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I recently took a road trip to Placer County in Northern California. The county offers myriad outdoor recreation opportunities in the High Sierra, including hiking, biking, and equestrian trails. Parts of the county resonate an untouched Wild West feeling—beautiful landscapes, gold rush artifacts, protected bird sanctuaries, free-roaming wildlife, and indigenous plant life. The northernmost groves of giant sequoia are rooted in Placer County.

The county’s website boasts “Placer County offers a civilized lifestyle surrounded by the rugged outdoors of the wild west.” At a newsstand, however, I saw an August 15, 2017, front-page article in the Sacramento Bee that highlighted the rugged indoors of the Wild West in Placer County. The headline read “Lawsuits Follow Reports of Abuse in Placer Jails.”

I’ve always been struck by the black irony in the juxtaposition of places, things, and events. Disneyland, a.k.a. The Happiest Place on Earth, is about a fifteen-minute drive from the Orange County Jail. The latter is the unhappiest place I have ever been. Likewise, having a president—someone who you’d expect to possess some semblance of a moral compass—who makes ignorant and hate-filled statements tacitly sanctioning repugnant hate groups is another example of black irony where the abandonment of facts is an abandonment of the truth.

The Sacramento Bee article contains an equally black irony in search of the truth of what we can see and what we cannot. The front-page headline is a prelude to a startling report by Sam Stanton of alleged abuses in a Placer County jail. I use the qualifier alleged because as a former practicing attorney, I’ve learned that media perspectives of events don’t always provide all the requisite information for a trier of fact, be it a jury or judge, to get to the truth—to get to justice. In his book On Tyranny: Twenty Lessons for the Twentieth Century, Timothy Snyder gives Believe in Truth as his tenth point: “If nothing is true, then no one can criticize power, because there is no basis upon which to do so.”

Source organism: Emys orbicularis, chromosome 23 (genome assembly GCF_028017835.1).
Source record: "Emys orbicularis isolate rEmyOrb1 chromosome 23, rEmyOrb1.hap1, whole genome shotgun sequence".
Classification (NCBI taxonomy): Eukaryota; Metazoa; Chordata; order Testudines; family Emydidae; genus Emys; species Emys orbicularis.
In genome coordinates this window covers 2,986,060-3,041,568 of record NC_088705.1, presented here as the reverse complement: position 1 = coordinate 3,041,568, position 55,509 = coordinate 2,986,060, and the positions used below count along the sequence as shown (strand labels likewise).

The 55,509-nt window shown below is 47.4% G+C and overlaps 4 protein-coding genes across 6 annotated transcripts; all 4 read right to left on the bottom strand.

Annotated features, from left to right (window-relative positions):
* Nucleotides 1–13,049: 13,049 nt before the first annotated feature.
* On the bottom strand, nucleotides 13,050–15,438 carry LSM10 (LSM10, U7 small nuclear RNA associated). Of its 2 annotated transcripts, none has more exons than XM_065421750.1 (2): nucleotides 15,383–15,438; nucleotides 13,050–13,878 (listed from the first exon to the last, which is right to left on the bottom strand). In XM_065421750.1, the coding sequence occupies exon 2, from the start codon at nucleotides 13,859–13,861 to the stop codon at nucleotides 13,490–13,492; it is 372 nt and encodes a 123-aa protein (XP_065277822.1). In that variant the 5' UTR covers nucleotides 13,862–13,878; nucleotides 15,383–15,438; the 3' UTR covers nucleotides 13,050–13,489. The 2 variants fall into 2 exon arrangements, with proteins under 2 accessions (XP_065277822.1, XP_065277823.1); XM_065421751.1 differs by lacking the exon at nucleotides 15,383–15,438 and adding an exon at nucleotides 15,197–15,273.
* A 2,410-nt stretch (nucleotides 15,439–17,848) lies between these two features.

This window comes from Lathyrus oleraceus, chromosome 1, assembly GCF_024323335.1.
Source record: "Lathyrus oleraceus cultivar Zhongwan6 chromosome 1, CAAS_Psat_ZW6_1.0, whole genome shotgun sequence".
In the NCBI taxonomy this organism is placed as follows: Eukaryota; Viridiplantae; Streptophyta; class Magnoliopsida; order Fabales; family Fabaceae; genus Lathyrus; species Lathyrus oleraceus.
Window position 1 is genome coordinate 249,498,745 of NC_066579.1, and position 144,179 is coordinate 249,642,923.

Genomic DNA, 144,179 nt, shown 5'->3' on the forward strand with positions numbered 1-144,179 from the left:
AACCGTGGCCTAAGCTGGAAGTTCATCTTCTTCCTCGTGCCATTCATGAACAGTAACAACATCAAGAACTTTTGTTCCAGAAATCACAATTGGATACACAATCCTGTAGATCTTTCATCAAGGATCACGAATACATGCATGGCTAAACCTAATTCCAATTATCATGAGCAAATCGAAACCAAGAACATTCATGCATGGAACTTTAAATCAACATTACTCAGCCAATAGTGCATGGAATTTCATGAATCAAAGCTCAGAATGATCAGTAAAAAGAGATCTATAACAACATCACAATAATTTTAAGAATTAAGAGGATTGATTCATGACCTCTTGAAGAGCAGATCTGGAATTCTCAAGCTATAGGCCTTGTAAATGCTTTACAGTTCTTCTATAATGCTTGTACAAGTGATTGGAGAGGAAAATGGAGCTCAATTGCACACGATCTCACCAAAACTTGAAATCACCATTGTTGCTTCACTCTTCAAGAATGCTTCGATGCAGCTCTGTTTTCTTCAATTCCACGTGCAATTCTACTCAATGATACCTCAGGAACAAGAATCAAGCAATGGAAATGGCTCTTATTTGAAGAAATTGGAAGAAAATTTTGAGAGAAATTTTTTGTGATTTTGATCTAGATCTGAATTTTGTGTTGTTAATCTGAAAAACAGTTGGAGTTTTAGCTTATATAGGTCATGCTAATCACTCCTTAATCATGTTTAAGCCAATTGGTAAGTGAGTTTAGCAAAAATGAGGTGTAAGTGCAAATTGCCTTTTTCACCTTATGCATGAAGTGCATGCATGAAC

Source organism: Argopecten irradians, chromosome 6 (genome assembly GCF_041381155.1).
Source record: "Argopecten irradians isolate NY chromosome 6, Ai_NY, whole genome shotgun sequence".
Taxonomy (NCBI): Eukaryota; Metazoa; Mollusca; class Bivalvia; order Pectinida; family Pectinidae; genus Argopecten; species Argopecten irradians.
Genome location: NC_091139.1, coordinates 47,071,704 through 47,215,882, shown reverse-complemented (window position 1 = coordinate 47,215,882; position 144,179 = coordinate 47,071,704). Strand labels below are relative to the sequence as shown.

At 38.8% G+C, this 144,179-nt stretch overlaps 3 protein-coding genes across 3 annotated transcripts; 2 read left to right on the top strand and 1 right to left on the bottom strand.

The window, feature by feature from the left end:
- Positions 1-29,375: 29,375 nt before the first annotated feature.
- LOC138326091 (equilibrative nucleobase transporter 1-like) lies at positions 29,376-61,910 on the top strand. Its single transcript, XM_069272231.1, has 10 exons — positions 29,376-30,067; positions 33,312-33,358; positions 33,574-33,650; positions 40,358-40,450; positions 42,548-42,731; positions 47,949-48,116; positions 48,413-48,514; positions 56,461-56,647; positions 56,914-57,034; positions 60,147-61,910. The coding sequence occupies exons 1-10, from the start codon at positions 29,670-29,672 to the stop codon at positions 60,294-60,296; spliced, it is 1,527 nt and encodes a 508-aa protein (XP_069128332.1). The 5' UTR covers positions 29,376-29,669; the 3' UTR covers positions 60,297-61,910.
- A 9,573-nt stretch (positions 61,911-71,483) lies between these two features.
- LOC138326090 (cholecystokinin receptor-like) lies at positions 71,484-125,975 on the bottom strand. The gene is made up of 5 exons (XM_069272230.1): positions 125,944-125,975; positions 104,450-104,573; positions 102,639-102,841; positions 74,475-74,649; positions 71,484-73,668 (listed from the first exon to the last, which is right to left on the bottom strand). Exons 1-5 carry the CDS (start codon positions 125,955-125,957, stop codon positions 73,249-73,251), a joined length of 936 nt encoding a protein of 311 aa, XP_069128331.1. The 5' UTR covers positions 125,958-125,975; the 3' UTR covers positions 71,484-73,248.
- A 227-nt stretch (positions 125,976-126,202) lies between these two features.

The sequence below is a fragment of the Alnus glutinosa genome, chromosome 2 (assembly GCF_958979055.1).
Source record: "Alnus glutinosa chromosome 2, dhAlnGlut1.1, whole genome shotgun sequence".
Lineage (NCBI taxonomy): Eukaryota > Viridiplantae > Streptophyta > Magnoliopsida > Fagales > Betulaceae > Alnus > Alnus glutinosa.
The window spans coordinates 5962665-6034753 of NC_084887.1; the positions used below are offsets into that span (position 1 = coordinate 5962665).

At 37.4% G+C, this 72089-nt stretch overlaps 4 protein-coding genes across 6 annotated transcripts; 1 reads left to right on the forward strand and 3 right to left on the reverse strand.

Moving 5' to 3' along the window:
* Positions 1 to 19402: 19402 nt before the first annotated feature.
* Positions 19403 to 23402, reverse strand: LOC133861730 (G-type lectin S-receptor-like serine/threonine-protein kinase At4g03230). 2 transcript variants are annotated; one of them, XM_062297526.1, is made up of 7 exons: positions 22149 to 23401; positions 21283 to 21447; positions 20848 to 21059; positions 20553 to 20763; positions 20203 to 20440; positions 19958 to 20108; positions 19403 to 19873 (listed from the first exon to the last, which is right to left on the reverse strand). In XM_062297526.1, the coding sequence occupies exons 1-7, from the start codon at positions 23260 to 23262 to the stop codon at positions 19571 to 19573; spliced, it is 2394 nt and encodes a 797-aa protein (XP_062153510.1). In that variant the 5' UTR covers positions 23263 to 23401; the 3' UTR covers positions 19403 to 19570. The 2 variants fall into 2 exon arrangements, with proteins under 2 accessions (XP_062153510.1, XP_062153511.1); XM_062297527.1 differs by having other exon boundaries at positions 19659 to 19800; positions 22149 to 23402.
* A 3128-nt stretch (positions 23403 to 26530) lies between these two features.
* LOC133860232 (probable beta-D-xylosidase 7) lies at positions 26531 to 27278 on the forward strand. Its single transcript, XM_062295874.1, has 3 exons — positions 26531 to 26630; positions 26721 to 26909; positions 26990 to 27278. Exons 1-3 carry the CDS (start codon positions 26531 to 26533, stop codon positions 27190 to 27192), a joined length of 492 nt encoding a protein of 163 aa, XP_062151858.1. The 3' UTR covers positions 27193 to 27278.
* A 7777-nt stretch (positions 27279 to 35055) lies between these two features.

In the context of police and jail or prison guards, the lack of truth about their abuse of incarcerated people leaves the abused, the public, and the government blind to the inhumanity that occurs behind the closed doors of power. I witnessed this dynamic during my two years of incarceration in the California prison system. The guards could be perpetuators of racial friction and enactors of arbitrary physical and mental abuse. With the advent of the now-ubiquitous mobile recording devices and citizen-filmed footage, police brutality, once protected by the public’s uninformed belief that cops don’t break the law, has been shockingly exposed time and time again.

While not specifically referring to prison conditions in the context of reform, Snyder’s twenty lessons penetrate not only what is going on in the nation’s political challenges of executive constitutional power but also synopsizes exactly how abusive conditions can be at the hands of the cops who run county jails and prisons. Snyder’s words expose the building blocks of the blue wall of silence, a nasty code of unwritten ethics that enables and perpetuates abuse by law enforcement, in a cone of silence of comradery, to the detriment of their powerless victims.

The story of the notorious New York City whistle-blower police officer, Frank Serpico, who worked to change the blue wall of silence within his department—with little success—illustrates the power of the perpetual force of police brutality.

Media reports often provide compelling factors that, when aligned with representations of an opposing party, fan the smoke of allegations and foreshadow the potential of a legal flamethrower. The written media coverage of prison abuse is the next-best thing to videos, even though what is reported is hearsay and not a direct account from a primary source.

According to its website, “The Placer County Sheriff’s Office serves the people of Placer County by providing law enforcement . . . from the Sacramento County line to the Nevada state line at Lake Tahoe.” The website goes on to say that “the Sheriff’s Office also provides jail services . . . to the entire county. Our mission is to maintain the quality of life enjoyed here, and to ensure that our county is a safe place to live, work and visit.” (Emphasis added)

The public relations statement on the county’s website conjures up visions reminiscent of the small-town sheriff and sheriff’s deputy played by Andy Griffith and Don Knotts on The Andy Griffith Show. They would tend to their law enforcement duties with wide smiles, going about their business in a flimflam quickstep of public service.